Access a challenge during light rail construction season

Construction of the Central Corridor light rail project is more than 20 percent complete, according to project staff. Parts of […]

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Construction of the Central Corridor light rail project is more than 20 percent complete, according to project staff. Parts of University Avenue, including the stretch from Emerald to Hampden, are complete on the south side. That means switching the work and the worst impacts on businesses, to the north side.

For people with disabilities who must cross University Avenue and who catch the bus there, the summer has been very challenging. It has been very difficult for people who use wheelchairs and walkers to get across the street or get to bus stops. Metropolitan Council staff, Council Member JonCommers, St. Paul Ward Four Council Member Russ Stark and others have been also out recently inspecting access, to make sure patrons get into storefronts and people can cross streets safely.

Project staff admits that access has been a challenge. In some cases construction vehicles have blocked sidewalks.

Metal pedestrian safety guards have been blown over or shifted to create passages that are too narrow for wheelchairs. Bus stops have been found to not have accessibility ramps. In some places temporary ramps were created but these quickly broke apart or wore out. 

One way to address that has been to install wooden accessibility ramps with protective barriers at bus stops. These are easier for people in wheelchairs and those who use walkers or canes to access.

In other cases signage has been confusing and in some places, hazards such as cones or barricades have blocked sidewalks. For some businesses, vehicle access has either been blocked or has been hard to find.

“We saw there were issues and we agreed there was room for improvement,” said Stark. Robin Caufman, who leads outreach efforts for the light rail project, said the project staff is doing what they can to document and then resolve issues with contractors, There are weekly meetings with the contractor to discuss issue. The project contractors face financial penalties if problems aren’t resolved.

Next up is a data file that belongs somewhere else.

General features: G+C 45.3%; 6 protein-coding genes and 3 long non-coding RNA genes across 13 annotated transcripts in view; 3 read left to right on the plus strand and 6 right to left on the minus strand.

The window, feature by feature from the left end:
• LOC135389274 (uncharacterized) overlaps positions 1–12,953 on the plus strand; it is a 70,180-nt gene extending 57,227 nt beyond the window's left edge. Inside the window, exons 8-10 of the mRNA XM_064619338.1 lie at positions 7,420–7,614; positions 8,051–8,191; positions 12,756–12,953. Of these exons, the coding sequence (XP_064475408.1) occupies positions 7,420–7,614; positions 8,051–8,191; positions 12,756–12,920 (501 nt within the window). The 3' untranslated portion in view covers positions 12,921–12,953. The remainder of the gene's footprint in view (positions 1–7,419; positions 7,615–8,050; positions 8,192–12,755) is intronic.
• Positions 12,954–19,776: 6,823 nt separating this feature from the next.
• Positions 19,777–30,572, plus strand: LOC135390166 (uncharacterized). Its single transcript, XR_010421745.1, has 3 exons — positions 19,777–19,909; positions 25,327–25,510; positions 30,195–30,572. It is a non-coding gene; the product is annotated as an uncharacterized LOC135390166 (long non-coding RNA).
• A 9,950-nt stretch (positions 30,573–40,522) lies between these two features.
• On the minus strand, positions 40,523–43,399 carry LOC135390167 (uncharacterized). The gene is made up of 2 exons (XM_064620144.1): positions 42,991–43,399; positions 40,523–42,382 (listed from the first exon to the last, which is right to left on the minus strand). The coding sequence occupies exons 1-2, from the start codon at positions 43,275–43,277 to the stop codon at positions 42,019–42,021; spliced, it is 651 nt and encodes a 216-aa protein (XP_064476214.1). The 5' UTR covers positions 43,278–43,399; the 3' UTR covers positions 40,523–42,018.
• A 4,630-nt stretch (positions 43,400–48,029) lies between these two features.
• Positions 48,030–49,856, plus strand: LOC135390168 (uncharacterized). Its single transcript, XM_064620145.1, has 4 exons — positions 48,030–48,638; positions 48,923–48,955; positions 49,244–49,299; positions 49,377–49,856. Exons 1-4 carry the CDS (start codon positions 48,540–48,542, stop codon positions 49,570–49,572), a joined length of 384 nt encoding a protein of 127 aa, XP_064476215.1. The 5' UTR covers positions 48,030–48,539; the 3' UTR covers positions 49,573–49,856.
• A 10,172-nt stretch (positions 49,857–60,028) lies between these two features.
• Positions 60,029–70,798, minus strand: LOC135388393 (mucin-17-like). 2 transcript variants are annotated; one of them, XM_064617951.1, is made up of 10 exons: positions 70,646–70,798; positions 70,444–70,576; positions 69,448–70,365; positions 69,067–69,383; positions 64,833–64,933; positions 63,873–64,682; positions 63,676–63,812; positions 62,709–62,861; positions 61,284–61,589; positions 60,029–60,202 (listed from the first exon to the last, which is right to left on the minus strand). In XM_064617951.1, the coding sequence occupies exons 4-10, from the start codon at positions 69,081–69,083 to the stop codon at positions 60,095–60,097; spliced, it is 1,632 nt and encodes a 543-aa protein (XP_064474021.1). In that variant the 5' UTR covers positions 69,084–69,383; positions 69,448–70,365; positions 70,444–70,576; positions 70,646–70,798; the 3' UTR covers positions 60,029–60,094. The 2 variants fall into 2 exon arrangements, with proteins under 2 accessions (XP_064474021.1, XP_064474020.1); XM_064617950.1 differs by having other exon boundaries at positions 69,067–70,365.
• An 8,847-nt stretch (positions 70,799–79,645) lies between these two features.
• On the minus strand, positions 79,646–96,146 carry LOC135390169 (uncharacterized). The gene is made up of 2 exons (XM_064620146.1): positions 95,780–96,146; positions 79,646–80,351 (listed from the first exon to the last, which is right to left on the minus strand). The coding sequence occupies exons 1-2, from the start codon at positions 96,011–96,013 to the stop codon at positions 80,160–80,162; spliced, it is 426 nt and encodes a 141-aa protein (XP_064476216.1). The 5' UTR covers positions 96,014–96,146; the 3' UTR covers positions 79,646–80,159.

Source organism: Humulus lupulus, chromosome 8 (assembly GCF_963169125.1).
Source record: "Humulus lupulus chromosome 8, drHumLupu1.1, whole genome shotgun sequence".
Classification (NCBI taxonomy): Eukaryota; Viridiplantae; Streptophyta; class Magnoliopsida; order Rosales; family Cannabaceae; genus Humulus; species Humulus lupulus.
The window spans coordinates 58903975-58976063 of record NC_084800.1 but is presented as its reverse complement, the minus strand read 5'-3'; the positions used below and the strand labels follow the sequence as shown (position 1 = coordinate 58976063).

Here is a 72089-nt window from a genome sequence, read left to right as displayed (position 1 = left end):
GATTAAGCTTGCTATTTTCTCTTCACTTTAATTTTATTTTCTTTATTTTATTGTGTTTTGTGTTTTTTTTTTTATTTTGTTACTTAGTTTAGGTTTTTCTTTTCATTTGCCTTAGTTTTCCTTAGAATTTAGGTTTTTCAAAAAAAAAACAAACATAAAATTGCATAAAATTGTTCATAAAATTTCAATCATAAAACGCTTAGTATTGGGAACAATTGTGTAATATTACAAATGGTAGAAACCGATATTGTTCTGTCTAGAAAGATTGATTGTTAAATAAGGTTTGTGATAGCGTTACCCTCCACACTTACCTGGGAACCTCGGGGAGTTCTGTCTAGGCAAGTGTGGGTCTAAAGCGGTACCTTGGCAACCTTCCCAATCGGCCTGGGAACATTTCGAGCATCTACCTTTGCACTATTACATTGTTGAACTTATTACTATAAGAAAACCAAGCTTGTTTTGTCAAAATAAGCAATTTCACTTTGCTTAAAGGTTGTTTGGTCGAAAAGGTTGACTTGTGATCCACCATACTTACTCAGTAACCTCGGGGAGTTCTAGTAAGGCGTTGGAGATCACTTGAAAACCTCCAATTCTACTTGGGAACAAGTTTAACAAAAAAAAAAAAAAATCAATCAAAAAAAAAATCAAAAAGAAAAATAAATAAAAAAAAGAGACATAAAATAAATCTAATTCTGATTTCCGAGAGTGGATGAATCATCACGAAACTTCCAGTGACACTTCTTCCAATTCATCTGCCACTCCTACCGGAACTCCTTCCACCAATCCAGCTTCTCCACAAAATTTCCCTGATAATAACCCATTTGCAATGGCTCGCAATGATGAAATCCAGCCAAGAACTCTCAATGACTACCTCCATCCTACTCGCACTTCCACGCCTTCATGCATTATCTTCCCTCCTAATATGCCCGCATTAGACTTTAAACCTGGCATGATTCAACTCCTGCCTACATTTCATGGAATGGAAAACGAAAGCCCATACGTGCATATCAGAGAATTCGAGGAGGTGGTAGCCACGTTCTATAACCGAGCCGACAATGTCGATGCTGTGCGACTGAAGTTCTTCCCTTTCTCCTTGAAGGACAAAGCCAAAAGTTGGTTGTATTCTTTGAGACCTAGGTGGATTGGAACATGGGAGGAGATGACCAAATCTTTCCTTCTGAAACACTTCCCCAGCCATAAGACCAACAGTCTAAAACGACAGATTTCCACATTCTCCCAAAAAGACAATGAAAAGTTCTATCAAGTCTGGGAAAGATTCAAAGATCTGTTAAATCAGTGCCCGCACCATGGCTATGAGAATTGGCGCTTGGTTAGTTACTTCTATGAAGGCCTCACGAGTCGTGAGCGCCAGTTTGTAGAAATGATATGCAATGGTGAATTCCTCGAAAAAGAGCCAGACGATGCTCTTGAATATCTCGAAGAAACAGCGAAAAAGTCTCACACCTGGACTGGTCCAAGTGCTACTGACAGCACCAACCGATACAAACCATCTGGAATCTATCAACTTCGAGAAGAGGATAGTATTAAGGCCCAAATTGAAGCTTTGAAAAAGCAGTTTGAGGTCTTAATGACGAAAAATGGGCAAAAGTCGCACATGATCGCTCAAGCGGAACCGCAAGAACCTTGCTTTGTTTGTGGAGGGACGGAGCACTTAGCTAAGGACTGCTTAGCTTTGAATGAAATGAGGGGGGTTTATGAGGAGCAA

“I’m really happy to see that people are out there on a daily basis trying to address these issues,” said Metropolitan Council Chairperson Susan Haigh.

The $957 million light rail project will be completed in 2014. Construction is underway throughout downtown St. Paul, in the capitol area and on University from Hamline to Washington Avenue. Washington is also under construction. Business impacts on the project are being closely tracked.

The focus on access comes at a time when businesses have started applying for assistance, in the form of loans of up to $20,000. The loans are from a $4 million fund and are offered in St. Paul and Minneapolis.  Loans are forgiven, 20 percent per year. If a business stays open for five years after the loan is received, no money has to be repaid.

Nancy Homan, senior policy analysis for St. Paul Mayor Chris Coleman, said the city has OK’d 14 loans. The loans range from $1,256 for a yoga studio to four $20,000 loans and four $19,000 loans. A property management company and the Low Vision Store, which sells products for people with visual impairments, were turned down. The Low Vision Store was turned down because many of its products are sold online, a service not affected by light rail construction. 

“We’ve spent $281,000 on the loan program to date,” said Homans. She said the program appears to be working. St. Paul city officials involved in the loan program are seeing a wide variation in losses reported by businesses, from 8 to 68 percent.

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